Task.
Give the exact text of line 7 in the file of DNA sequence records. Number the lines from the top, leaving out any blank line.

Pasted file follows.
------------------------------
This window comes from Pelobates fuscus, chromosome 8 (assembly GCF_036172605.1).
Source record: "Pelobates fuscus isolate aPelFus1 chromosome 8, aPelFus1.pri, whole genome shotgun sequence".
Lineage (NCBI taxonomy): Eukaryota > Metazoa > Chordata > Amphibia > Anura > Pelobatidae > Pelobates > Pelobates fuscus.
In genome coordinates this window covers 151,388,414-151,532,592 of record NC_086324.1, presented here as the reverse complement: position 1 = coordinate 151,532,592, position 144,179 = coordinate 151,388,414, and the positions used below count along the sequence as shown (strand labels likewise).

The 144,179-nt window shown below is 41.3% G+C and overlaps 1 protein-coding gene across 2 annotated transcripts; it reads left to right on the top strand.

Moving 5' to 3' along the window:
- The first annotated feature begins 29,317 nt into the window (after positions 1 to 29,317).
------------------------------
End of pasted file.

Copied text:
- The first annotated feature begins 29,317 nt into the window (after positions 1 to 29,317).